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adolescents, online-offline dating, predictors, skilled social agents Early concerns about the way children and teenagers use the Internet have generally followed the trend established by dystopian theories about ICTs, suspected to have negative side-effects, such as increasing depression and loneliness, weakening social ties and promoting superficial relations (Kraut, Patterson, Lundmark, Kiesler, Mukhopadhyay, & Scherlis, 1998).

More recently, while technophobes are increasingly nuancing their discourse, scholars have begun to focus on specific issues and risk groups.

Earlier research on adults has also found a positive connection between exposure to sexually explicit materials and more permissive sexual attitudes (Davis & Bauserman, 1993).

Scholars have also explored youth’s deliberate exposure to sexually explicit materials (Peter & Valkenburg, 2006a, Wolak, Mitchell, & Finkelhor, 2007) and the connection between this type of exposure and positive attitudes towards uncommitted sexual exploration (Peter & Valkenburg, 2008), with findings suggesting a positive connection between the two.

Although the debate will only advance when it transcends the futile oppositions between optimists and pessimists or technophiles and technophobes, this rough categorization of opportunities and dangers, from both children’s and adults’ perspectives, organizes what follows.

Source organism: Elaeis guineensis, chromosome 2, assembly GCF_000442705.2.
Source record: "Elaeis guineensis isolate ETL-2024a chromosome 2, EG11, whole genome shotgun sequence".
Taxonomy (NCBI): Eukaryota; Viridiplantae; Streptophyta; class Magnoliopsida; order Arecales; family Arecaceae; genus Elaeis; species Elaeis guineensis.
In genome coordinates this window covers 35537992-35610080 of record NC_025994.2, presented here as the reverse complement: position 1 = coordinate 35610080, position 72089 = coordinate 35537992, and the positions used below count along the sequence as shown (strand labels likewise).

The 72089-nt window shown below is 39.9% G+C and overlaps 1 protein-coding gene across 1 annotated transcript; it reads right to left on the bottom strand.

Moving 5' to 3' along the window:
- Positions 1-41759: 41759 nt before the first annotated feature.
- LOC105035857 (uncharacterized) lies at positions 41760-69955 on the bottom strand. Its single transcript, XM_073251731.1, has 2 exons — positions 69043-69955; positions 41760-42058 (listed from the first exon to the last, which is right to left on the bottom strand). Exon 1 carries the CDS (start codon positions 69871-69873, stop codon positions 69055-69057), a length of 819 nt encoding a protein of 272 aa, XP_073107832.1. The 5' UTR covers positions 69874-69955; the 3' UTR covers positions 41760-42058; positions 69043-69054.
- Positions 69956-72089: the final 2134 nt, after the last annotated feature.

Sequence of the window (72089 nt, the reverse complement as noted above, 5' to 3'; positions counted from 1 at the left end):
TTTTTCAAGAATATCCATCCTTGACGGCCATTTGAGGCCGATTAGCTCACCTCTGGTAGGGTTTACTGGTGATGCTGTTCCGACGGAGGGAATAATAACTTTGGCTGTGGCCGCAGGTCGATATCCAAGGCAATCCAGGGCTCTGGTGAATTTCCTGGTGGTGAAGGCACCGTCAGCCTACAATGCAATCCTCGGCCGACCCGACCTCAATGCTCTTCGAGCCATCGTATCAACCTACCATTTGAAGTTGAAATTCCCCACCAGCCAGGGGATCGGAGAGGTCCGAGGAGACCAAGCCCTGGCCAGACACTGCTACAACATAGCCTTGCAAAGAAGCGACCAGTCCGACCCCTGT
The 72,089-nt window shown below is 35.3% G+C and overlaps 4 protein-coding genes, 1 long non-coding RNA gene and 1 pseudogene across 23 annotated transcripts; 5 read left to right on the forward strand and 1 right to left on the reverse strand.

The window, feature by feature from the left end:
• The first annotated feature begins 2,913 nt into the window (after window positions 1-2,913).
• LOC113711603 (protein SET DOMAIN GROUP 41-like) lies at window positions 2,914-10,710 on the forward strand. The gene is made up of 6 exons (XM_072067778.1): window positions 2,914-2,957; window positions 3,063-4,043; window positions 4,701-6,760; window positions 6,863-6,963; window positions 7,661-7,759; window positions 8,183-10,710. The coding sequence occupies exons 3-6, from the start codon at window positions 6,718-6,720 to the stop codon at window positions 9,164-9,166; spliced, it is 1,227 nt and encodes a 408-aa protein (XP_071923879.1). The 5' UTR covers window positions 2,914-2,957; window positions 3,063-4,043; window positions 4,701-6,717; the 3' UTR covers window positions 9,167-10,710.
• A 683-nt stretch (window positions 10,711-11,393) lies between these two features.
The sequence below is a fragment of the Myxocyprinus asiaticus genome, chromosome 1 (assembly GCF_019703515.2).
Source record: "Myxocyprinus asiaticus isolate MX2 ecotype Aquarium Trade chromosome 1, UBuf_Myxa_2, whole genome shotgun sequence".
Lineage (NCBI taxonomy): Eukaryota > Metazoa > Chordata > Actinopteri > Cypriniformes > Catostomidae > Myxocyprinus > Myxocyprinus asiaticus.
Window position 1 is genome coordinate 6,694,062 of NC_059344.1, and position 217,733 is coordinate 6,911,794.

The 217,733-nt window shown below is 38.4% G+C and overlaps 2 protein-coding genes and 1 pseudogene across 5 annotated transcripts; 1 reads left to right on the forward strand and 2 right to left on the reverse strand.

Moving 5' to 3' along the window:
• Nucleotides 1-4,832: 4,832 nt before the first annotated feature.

In addition to this, I will try to avoid the rhetoric of moral panic, doubled by the "moral quality of the discourse of innocence" (Meyer, 2007) intertwined with the sacralisation of childhood.

While on one hand, there is the mainstream panic voice that calls for safety precautions when surfing the Web (doubled by the fear that adults will not be able to keep pace with the technological perspective), on the other hand we have the perspective of skilled, rational, utilitarian adults, using the Internet for various instrumental purposes, including sexually related.

From the latter, two theoretical ideas about dating practices of adults investigated by Peter and Valkenburg (2007) have caught my attention: the compensation hypothesis (looking for casual dates online in order to compensate for shortcomings in offline dating, e.g.

First, a safe assumption would be that teenagers tend to keep their Internet communication ties in their close circle of friends and real-life acquaintances (peers), rather than adventuring outside (Barbovschi & Diaconescu, 2008, Annex, p.250).

low physical self-esteem, high dating anxiety) and the recreation hypothesis (sexually permissive people and high-sensation seekers who value the anonymity of the Internet).

However, in the case of teenagers, specific conditions such as peer pressure and the nature of the online communication might work in a completely different direction: popular teenagers, with high physical and social self-esteem might have a higher probability to engage in online-offline dating (due to the high visibility to their circle of friends, classmates or schoolmates).

parental monitoring, identity management (disclosure and dissimulation), exposure to unsolicited (and deliberate) sexual material and unwanted solicitations online, use of Social Networking Sites (SNS), and several psychosocial factors. use of Instant Messaging (IM), the amount of time spent online, and positive social self-concept appear to influence both boys’ and girls’ decision for online-offline dating.

Other items, like parental monitoring and exposure to sexually explicit content, showed ambivalent relation to the investigated behavior.

The purpose of this study is to investigate several factors associated with adolescents’ online-offline dating behavior (On-Off Dating), i.e.

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